C. S. Lewis On Holy Communion
On Thursday of Holy Week – often called Maundy Thursday from the new commandment (mandatum in Latin) Jesus gives his disciples – we focus our attention on the Last Supper. On that evening, Jesus, knowing what awaits him, gathers with his disciples to give himself to them in wine and bread and draw strength and sustenance from their companionship even as he prepares to give them his very life.
Hence, on this day and evening we often give attention to the Lord’s Supper, that meal by which we continue to be connected to our Lord; receive his body, blood, and blessing in and through the bread and wine; and share fellowship with each other and, indeed, Christians of every time and age.
Christians have struggled from the outset to give voice to our beliefs about what transpires in this holy meal, and certainly many, many controversies and divisions have been occasioned by these varied attempts to explain God’s activity. But rather than explain it, I wonder if we are called instead simply to obey it – to obey, that is, Jesus’ command to take and eat, to receive and obey his new commandment to love another as he has loved us, to obey and follow his example that there is no higher calling in life than to serve the needs of those around us. And, in obeying, we discover also that we receive his promise to be with us always, even when we fail to obey.
In this light, I found these excerpts of C. S. Lewis’ reflections on the Lord’s Supper both helpful and appropriate for this Maundy Thursday. First, though, a word or two of background. Lewis references two portions of the larger story (and argument about!) communion. 1) He touches on the Aristotelian distinction between substance (the essential thing in itself) and its accidents (the outward form of the thing) that has been employed by Roman Catholics to articulate a theology of Holy Communion named transubstantiation – that is, the accidents (the form of bread and wine) remain constant even as the substance (bread into body, wine into blood) are transformed. 2) He also references a theology of communion popular among Reformed congregations often named a memorial feast, where the bread and wine do not become Christ’s body and blood but instead are symbols of them. (Interestingly, he strays fairly close to Martin Luther’s focus on the “real presence” of Christ that has animated Lutheran and, in some circles, Anglican thought; perhaps more in a later post. )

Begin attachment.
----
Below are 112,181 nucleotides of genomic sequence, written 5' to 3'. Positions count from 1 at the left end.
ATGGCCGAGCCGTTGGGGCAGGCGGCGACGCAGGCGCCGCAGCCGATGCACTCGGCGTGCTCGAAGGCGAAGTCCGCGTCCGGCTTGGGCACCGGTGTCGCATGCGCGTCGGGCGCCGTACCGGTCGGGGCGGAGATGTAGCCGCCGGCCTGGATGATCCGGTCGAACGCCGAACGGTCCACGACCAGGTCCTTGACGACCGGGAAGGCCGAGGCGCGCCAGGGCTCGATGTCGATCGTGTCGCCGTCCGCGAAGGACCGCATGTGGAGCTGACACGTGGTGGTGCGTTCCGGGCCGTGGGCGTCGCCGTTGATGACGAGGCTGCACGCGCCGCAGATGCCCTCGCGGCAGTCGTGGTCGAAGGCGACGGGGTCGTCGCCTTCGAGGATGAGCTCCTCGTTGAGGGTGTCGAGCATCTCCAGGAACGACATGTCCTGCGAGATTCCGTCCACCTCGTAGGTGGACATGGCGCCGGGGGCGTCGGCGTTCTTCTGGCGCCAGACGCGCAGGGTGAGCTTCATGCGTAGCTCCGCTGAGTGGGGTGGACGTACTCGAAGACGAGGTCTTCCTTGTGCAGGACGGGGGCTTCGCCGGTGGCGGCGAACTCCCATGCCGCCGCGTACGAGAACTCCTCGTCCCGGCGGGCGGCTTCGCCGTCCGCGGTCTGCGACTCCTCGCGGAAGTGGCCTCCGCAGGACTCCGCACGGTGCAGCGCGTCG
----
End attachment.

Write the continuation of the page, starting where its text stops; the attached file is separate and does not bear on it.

If you find this discussion somewhat confusing, take heart that you are in good company, as apparently Lewis neither fully understood nor found fully satisfactory either of the two dominant explanations. What I appreciate about his statement – taken from his Letters to Malcolm: Chiefly on Prayer – is the way it invites us to move from rational explanation to mystical appreciation, daring to believe that in this meal, however it may happen, we draw closer to the presence of God or, and perhaps better, God draws closer to us. After all, as Lewis concludes and reminds us, invited to “take and eat,” not “take and understand,” let alone explain.
I don’t know and can’t imagine what the disciples understood our Lord to mean when, His body still unbroken and His blood unshed, He handed them the bread and wine, saying they were His body and blood…I find ‘substance’ (in Aristotle’s sense), when stripped of its own accidents and endowed with the accidents of some other substance, an object I cannot think…On the other hand, I get no better with those who tell me that the elements are mere bread and mere wine, used symbolically to remind me of the death of Christ. They are, on the natural level, such a very odd symbol of that…and I cannot see why this particular reminder – a hundred other things may, psychologically, remind me of Christ’s death, equally, or perhaps more – should be so uniquely important as all Christendom (and my own heart) unhesitatingly declare…Yet I find no difficulty in believing that the veil between the worlds, nowhere else (for me) so opaque to the intellect, is nowhere else so thin and permeable to divine operation. Here a hand from the hidden country touches not only my soul but my body. Here the prig, the don, the modern , in me have no privilege over the savage or the child. Here is big medicine and strong magic…the command, after all, was Take, eat: not Take, understand.